The Cinema of Jerzy Skolimowski
June 10-July 3 at the Museum of the Moving Image
A dissident expressionist, the Polish filmmake Jerzy Skolimowski makes movies that are almost always political and oftentimes pushes the boundaries of avant-garde combination That's not a putdown, mind you. Films like Hands Up! and Identification Marks: Zero are inquisitive, labyrinthine and highly experimental works from an intellectual artist who to this day is still figuring out different ways to use film as a medium to voice his disillusionment.
Skolimowski's earliest films, made in the mid-60s, particularly feel like strident works of an earnest young man frustrated with the formal limitations of cinema. In Hands Up!, Skolimowski, playing himself, even admits that he feels inadequate when he compares his films to the work of Polish painters, and their ability to recreate mood and place. And just think, that self-deprecating comment is one aside among many that Skolimowski makes to help viewers to tease meaning out of Hands Up!, a brazen whatsit of a film and the highlight of the Museum of the Moving Image's enticing retrospective.
Skolimowski's films are not guided by the narrative imperative that even the films of Andrzej Wajda and Krzystof Zanussi, Skolimowski's equally radical peers, largely conform to. Take Identification Marks: Zero (1965), Skolimowski's debut feature and a fairly straightforward film by Skolimowski's standards. In it, Leszczyc (Skolimowski himself) is drafted after years of pursuing an ichthyology degree for the sake of avoiding conscription. He wanders around and flirts with a fellow ichthyologist while imagining ways to break up with his current girlfriend (he asks this new girl to take dictation for a break-up letter). The film doesn't reach its climax when Leszczyc is supposed to join the navy but rather when he finally makes a decision for himself, skipping down the steps of his apartment building's winding staircase and—presumably—hitting the street a changed man.
Skolimowski's filmography took an authoritatively strange step forward one year later with Barrier (1966). In its last 15-20 minutes, Barrier's formless narrative swaps one protagonist for another, showing that Skolimowski had finally begun to direct films the way that Leszczyc tells a reporter he'd like to live his life: with no set path in mind. Skolimowski has vague political targets and social issues on his mind—the way the older generation preys on the young and the young consequently cling to nostalgia—but he attacks them in a series of broadly sketched-out and highly abstract episodes that form a mosaic of society at large according to a young man on the verge of self-awareness. By keeping his story's events as thoroughly disjointed as he does, Skolimowski robs us of the perspective that his young protagonists' desperately crave for the sake of replicating their grim and deeply myopic vantage point.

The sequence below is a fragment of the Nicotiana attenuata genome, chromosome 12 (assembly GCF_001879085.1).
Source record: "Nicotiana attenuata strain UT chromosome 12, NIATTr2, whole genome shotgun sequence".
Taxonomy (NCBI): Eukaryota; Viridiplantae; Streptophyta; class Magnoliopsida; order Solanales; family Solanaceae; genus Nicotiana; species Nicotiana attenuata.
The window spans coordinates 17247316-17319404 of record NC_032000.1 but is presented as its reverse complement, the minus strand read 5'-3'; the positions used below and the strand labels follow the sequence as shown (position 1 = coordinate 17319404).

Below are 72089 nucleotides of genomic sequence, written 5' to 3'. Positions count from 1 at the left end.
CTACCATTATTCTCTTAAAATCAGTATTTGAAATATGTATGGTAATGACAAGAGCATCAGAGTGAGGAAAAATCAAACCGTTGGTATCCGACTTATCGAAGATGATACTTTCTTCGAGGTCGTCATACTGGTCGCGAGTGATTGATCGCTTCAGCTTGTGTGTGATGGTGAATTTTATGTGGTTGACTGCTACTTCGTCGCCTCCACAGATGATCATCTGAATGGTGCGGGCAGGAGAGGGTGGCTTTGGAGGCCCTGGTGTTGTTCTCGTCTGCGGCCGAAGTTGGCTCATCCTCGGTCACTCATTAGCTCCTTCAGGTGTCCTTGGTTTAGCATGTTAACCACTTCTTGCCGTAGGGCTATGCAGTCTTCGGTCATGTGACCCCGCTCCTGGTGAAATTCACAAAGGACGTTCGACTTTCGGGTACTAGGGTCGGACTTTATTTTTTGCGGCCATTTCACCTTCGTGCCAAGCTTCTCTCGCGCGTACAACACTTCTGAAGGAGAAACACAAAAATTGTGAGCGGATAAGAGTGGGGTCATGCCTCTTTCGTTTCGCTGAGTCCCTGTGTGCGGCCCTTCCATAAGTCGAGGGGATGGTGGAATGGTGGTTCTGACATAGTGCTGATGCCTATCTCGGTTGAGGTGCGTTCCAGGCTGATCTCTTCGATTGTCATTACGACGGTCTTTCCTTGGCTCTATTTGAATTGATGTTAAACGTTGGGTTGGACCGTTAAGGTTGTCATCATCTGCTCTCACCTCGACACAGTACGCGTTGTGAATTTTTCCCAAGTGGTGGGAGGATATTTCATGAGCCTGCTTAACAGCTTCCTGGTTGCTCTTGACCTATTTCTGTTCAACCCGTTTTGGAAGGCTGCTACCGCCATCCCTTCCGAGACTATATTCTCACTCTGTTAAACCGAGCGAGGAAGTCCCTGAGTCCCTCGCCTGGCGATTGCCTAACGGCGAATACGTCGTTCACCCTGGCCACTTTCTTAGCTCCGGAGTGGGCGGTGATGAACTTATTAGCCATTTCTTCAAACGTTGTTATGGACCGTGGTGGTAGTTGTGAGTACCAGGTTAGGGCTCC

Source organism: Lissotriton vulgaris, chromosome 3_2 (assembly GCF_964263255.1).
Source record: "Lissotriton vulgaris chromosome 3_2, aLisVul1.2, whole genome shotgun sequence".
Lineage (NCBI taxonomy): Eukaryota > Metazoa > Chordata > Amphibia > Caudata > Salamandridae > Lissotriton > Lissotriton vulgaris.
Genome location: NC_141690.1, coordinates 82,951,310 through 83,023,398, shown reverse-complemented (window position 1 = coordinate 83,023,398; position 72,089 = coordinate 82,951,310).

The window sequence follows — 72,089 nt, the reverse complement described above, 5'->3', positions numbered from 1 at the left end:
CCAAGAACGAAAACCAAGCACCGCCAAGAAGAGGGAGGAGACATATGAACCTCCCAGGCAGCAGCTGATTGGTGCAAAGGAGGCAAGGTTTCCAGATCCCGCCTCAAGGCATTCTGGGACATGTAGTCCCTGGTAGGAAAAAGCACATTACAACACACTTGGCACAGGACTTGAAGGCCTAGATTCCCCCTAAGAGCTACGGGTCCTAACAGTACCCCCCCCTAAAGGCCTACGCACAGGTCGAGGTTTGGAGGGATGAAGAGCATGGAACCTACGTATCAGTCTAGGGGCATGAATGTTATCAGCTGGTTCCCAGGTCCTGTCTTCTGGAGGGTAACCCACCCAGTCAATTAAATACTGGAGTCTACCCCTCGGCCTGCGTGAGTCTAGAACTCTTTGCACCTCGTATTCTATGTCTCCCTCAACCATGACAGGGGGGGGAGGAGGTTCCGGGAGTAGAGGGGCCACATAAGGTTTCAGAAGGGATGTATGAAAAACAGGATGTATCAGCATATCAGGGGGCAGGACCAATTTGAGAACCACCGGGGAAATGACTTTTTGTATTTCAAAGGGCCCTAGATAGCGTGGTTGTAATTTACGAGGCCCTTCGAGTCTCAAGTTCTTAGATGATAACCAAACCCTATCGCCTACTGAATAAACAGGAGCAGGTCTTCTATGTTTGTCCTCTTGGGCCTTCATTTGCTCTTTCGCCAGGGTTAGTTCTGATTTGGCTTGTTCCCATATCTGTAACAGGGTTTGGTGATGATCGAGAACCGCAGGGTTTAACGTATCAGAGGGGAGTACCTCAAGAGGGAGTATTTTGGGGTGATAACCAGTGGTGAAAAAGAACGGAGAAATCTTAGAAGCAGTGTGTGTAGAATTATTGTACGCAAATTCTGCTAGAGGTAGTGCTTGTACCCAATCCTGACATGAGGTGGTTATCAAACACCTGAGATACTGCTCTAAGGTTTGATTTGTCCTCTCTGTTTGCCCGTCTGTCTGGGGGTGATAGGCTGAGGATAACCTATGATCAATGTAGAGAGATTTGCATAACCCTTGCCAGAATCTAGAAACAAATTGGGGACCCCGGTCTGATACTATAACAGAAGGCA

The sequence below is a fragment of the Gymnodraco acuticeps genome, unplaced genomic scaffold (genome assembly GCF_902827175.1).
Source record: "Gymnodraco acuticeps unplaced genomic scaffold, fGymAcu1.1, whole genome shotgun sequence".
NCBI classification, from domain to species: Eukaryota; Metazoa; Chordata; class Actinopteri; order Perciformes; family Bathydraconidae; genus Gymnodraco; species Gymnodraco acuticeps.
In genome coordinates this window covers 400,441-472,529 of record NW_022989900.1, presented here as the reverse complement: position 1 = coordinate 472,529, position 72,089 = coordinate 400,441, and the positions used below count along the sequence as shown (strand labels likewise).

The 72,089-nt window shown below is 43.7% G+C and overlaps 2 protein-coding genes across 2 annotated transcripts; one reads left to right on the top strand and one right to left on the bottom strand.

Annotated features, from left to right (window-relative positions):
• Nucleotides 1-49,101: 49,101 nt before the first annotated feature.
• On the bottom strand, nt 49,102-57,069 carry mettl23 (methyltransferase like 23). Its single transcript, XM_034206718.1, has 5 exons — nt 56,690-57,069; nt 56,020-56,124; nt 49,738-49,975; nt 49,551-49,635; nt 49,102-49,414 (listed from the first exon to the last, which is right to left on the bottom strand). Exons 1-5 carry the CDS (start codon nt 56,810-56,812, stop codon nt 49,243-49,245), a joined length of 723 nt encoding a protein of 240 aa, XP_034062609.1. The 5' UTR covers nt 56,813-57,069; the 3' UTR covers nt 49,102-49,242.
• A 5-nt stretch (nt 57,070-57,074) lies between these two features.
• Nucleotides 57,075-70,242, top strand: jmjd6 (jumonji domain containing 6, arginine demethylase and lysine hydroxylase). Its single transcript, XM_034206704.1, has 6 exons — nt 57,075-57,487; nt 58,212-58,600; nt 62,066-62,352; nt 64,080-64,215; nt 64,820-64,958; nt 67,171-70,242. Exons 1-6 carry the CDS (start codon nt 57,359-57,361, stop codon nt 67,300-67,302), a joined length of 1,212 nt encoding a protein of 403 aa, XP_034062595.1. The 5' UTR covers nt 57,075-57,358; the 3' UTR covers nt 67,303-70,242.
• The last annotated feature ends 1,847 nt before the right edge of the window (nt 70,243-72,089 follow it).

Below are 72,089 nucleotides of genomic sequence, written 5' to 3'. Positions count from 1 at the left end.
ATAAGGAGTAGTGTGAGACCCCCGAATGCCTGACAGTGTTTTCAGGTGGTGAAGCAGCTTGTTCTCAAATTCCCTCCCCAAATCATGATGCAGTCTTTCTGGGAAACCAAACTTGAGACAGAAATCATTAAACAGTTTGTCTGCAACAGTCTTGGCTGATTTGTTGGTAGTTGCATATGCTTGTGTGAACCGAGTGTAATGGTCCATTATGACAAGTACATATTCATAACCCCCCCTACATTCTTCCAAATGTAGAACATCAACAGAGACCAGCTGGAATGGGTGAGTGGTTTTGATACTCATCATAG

In Barrier, a confused young medical student struggles to figure out what's wrong with himself only to wind up being confronted by the campy weirdness of a society that would carelessly consume his youth—an elderly mob descends upon our two lead protagonists, dancing and babbling spontaneously and all wearing hats made out of newspapers because of some weird mass misconception that triangular paper hats are the latest fashion trend. Then one of them leeringly grabs a bottle of champagne and, after insisting that the bottle's contents are just like his young captive audience, proceeds to greedily drink until he passes out. Which is to say nothing of the scene where our protagonist uses an antique saber to fight a sedan wrapped up in a cellophane-like tarp while one of a window display full of naked mannequins spastically moves its arms up and down in the background.
One year after Barrier, Skolimowski filmed most of Hands Up!, an equally out-there volley against the censorious Polish communist government. Not surprisingly, he was forced to shelve the film until 1981, when he filmed an additional 25 minutes of footage about his intentions, aspirations and fears about releasing the film 14 years after it was initially completed. That earlier version of Hands Up! exclusively followed four students after a wild party leads them to remember how they were all expelled from college. The group's trouble starts after they blamelessly and seemingly inexplicably print a poster of Stalin with four eyes instead of two. After this, university officials privately interrogate them, demanding that the four students single out who among them accidentally gave Stalin an extra set of peepers. After Hands Up! was submitted to the Polish censors for review, Skolimowski was similarly subjected to questioning regarding which intellectuals he regularly met with and how he was involved with them.
The hellish microcosm that Skolimowski envisions in Hands Up! revolves around spontaneous, drunken rituals and cast-off revelations about why his countrymen liked to imagine that they were content to live in an oppressive climate of fear and mistrust. It's an amorphous chamber drama that's constantly in search of its own boundaries: we don't even find out that the characters are students or what they did together until about 40-50 minutes into the film. Totally unburdened by narrative conventions, Skolimowski non-judgmentally observes his vindictive, wayward protagonists with the basic hope that their fevered malaise will leave a lasting impression on his viewers.